National Geographic : 2010 Jun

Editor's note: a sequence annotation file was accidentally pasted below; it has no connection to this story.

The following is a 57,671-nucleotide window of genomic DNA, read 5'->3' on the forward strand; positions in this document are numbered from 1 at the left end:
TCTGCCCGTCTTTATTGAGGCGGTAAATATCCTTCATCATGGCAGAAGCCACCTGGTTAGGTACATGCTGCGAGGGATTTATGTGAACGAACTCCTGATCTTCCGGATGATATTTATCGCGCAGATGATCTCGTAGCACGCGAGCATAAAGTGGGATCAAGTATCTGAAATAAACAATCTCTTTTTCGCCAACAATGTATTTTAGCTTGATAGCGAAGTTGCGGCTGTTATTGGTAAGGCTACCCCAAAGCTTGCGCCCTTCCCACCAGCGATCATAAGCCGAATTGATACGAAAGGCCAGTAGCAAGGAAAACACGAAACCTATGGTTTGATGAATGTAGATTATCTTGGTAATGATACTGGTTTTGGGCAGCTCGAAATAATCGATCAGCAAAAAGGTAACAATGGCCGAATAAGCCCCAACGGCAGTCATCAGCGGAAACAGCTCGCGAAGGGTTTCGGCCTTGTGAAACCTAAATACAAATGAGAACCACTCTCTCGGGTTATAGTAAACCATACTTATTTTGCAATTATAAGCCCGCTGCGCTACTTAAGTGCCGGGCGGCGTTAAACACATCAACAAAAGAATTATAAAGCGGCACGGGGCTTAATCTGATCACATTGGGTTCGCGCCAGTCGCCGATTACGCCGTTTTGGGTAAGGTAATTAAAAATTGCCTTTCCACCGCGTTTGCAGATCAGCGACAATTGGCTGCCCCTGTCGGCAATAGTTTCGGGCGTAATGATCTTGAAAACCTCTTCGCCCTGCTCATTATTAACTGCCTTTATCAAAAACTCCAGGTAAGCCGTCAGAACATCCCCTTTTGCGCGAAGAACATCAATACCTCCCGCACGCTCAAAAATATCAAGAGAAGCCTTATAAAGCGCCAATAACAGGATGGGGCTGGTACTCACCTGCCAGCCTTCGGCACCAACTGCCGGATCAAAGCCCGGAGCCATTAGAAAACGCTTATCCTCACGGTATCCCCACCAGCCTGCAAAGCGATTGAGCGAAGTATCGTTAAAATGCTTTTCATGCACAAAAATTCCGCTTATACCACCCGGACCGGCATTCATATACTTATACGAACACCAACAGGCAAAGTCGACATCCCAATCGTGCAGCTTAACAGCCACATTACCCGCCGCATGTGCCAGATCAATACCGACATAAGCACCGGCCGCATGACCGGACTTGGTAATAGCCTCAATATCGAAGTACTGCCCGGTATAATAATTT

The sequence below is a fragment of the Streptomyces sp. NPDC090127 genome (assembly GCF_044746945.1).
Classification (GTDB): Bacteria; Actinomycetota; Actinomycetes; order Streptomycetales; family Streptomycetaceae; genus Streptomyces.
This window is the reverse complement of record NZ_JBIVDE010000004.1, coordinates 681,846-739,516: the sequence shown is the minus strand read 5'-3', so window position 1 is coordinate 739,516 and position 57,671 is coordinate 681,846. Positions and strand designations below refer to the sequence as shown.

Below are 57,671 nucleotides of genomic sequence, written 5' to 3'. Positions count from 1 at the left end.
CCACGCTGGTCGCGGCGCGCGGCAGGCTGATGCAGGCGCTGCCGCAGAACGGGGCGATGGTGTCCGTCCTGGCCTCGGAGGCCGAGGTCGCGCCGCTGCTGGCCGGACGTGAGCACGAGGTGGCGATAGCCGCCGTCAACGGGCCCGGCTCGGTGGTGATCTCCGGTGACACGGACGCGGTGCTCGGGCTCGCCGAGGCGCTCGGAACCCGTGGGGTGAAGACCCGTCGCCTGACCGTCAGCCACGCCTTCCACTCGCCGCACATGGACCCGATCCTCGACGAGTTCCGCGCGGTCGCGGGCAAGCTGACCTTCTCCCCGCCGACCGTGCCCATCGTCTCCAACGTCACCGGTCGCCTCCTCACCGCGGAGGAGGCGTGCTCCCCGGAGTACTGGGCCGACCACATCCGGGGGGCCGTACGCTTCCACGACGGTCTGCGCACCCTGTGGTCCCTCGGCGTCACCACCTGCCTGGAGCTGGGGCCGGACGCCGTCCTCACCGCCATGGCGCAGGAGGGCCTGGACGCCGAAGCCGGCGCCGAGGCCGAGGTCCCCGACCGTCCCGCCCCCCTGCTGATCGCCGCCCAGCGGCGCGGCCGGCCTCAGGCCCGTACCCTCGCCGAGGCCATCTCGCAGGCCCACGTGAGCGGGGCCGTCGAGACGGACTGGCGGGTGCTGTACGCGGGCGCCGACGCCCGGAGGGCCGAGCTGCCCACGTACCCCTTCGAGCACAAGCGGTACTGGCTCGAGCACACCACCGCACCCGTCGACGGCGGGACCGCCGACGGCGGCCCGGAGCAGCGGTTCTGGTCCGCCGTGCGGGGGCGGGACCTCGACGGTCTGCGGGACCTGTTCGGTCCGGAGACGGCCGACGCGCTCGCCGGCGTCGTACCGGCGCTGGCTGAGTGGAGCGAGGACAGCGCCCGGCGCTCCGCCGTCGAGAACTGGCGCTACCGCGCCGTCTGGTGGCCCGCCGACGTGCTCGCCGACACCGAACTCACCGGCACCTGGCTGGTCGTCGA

• would rather have little money and give the land to our grandchildren instead." "It's a big dilemma to deal with the oil issue, since the Arctic people are the ones most exposed to climate change," says Kuupik Kleist, Green- land's popular new prime minister. Sometimes called Greenland's Leonard Cohen---he has recorded a few CDs---Kleist is a broadly built, owlish man of 52 with a husky, sonorous voice. e irony in his country becoming a major pro- ducer of the very stu that is helping to melt its ice sheet is not lost on him. "We need a stronger economy," Kleist says, "and we have to utilize the opportunities that oil could bring to us. Environmentalists around the world advise us not to exploit the oil reserves. But we are not in the situation where we can replace the declining income from our sheries, and we don't have any other resources for the time being that hold as much potential as oil." Actually there is one other resource with enormous potential, but it is equally fraught. Greenland Minerals and Energy Ltd., an Aus- tralian company, has discovered what may be the world's largest deposit of rare earth metals on a plateau above the town of Narsaq in southern Greenland. e rare earths are crucial in a wide variety of green technologies---hybrid-car bat- teries, wind turbines, and compact uorescent lightbulbs---and China now controls more than 95 percent of the world's supply. The development of the deposit at Narsaq would fundamentally shi global markets and transform Greenland's economy. John Mair, gen- eral manager of Greenland Minerals and Energy, says that Narsaq's reserves could sustain a large- scale mining operation for well over 50 years, employing hundreds in a town that has been devastated by the collapse of cod shing. His company has dozens of employees prospecting the site right now. But there is a major obstacle to developing it: e ore is also laced with urani- um, and Greenland's government has a complete ban on uranium mining. "We haven't changed those regulations and are not planning to," Kleist says. ere is no easy path, it seems, to a greener Greenland, in any sense of the word. call the area around Narsaq and Qaqortoq, Sineriak Banaaneqar k, the Banana Coast. Today the grandchildren of Inuit hunters till elds there, along ords where Vikings once farmed. If Greenland is greening anywhere, it is here. But as soon as I arrive, the agronomist Kenneth Høegh cautions me to forget what I've read about Greenland's sudden cornucopia. "Arctic Harvest," read one headline; "In Greenland, Potatoes rive," read another. Potatoes do grow in Greenland these days. But not so very many just yet. On a gorgeous July morning Høegh and I are cruising at about 25 knots up the ord settled by Erik the Red a millennium ago. Our destination is Ipiutaq, population three. Kalista Poulsen is waiting for us on a rocky outcrop below his farm on the northern shore of the ord. Even in faded gray overalls, Poulsen looks more like a scholar than a farmer: He's slender, wears glasses, and speaks English with what sounds, strangely enough, like a French accent. His great-great- grandfather was an angakkoq---a shaman---one of the last in Greenland, who had killed men in feuds before converting to Christianity a er having a vision of Jesus. We walk through Poulsen's lush elds of tim- othy and ryegrass. Compared with the ord's sheer gray walls, the fodder crops look almost uorescent. In September Poulsen will acquire his rst sheep, which is what nearly all of Green- land's farmers raise, mostly for meat. He bought the farm in 2005, as the outside world was rst hearing talk of a gentler, warmer Greenland. From where Poulsen stands, the promise seems remote. " is is my war zone," he says, as we trudge across muddy, boulder-strewn ground that he's clearing for cultivation with a backhoe I ask the farmer if global warming will make life easier. "Last year we almost had a catastrophe," he says.